5. Related Policies. The university has additional policies addressing conflicts of interests. Such policies are in effect for the Board of Trustees and for consultants to the University (see Fiscal Policy Statement 05, Section 130).
  6. Note: Failure to comply with this policy may result in disciplinary action, which could include termination.

Examples of Conflicts of Interest

In accordance with the principles stated above, the following situations are examples of prohibited conflicts of interests and do not constitute an all-inclusive list of prohibited conflicts.

  1. Serving as a member of the board of directors for, serving as a consultant to, or holding an office or a management position in an outside entity and:
    1. The employee procures or influences the procurement of goods or services from that entity for the University;
    2. The employee uses his or her University position to obtain favored treatment for or to provide unfair advantage to that entity.
  2. Holding more than 5 percent financial interest (or 5% combined interest of the employee, spouse, and dependent child) in an outside venture and:
    1. The employee procures or influences the procurement of goods or services from that venture for the University; or
    2. The employee uses his or her University position to obtain favored treatment for or to provide an unfair advantage to that venture.
  3. Soliciting or accepting gifts, gratuities, benefits, or favors of monetary value from a person or an entity:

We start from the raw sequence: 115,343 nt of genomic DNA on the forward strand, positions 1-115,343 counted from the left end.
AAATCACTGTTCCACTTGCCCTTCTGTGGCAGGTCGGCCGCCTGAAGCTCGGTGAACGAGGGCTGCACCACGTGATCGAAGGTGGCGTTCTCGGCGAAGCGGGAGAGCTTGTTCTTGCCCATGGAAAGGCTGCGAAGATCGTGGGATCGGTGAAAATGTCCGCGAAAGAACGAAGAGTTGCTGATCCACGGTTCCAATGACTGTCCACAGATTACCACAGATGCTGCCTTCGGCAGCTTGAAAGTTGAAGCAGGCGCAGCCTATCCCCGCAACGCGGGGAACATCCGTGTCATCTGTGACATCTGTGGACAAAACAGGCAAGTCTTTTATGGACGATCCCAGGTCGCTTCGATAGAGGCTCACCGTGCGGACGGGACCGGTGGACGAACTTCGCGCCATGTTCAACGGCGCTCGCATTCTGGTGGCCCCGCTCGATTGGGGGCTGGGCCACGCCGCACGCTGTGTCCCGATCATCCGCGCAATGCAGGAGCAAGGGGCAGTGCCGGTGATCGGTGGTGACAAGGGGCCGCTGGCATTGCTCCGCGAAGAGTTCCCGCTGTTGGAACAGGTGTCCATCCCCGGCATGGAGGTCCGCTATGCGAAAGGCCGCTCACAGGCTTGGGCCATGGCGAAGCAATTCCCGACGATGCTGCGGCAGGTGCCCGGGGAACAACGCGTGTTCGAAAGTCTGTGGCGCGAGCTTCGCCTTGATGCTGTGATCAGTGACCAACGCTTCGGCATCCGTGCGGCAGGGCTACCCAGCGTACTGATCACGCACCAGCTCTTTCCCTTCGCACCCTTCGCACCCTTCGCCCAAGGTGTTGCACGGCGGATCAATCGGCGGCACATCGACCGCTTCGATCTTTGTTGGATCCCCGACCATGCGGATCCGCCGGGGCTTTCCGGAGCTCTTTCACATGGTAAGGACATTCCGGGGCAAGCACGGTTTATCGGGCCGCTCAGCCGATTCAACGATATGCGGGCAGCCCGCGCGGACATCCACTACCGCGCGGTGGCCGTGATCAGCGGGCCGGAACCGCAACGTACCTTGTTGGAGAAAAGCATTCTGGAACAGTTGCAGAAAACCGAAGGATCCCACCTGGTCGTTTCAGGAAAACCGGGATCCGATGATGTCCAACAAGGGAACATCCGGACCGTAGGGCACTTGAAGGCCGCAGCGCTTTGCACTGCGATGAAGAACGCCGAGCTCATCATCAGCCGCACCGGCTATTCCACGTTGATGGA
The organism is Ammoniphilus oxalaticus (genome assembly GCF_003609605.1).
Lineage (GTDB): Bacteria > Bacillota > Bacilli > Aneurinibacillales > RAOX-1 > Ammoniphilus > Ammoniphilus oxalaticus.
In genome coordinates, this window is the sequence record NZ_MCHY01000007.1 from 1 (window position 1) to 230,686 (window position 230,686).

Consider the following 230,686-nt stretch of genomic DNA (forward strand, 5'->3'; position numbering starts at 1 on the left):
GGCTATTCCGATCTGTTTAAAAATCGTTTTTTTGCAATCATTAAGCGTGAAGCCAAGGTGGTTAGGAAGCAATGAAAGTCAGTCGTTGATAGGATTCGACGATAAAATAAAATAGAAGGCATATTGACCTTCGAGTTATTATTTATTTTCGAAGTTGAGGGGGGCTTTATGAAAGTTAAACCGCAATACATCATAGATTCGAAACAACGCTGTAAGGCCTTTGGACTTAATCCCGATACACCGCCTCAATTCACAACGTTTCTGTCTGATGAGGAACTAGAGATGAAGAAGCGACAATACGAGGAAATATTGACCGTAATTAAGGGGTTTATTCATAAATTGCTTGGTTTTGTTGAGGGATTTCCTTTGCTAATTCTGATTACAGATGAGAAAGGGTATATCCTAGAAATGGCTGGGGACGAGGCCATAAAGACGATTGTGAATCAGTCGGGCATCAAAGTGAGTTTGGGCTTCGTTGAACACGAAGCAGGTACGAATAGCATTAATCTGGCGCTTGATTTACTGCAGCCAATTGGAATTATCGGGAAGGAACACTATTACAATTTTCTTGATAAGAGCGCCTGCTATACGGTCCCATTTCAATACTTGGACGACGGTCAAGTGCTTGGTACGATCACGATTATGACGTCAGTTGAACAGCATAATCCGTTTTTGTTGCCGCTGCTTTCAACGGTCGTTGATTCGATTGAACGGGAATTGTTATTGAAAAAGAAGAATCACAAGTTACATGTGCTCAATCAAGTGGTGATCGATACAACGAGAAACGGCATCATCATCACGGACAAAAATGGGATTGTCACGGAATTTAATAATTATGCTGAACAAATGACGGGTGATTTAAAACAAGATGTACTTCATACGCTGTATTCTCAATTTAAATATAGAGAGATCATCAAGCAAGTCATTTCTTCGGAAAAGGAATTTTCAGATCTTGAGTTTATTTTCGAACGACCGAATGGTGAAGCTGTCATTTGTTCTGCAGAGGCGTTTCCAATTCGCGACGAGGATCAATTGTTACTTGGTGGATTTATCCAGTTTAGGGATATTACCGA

1. In return for influencing an employee in the discharge of his or her University duties, or
    2. While being in a position to obtain favored treatment for or provide an unfair advantage to that person or entity.
  4. Selling any products or services to the University or other State agency while an employee or within six months after termination of active employment with the University.

    This prohibition applies to sales by:
    1. The employee,
    2. A business in which the employee is the sole proprietor,
    3. A business in which the employee is a partner, or
    4. A business in which the employee has ca controlling interest (owns or controls the largest number of outstanding shares owned by any single individual or business).

      Note: If the sole-source exception allows an employee to sell products or services to the University, the employee's interest must be publicly acknowledged at the time of the sale.
  5. Using confidential or official University information in any manner that results in or is expected to result in personal financial gain or financial gain for the employee's relatives or that provides financial gain or an unfair advantage to a third party.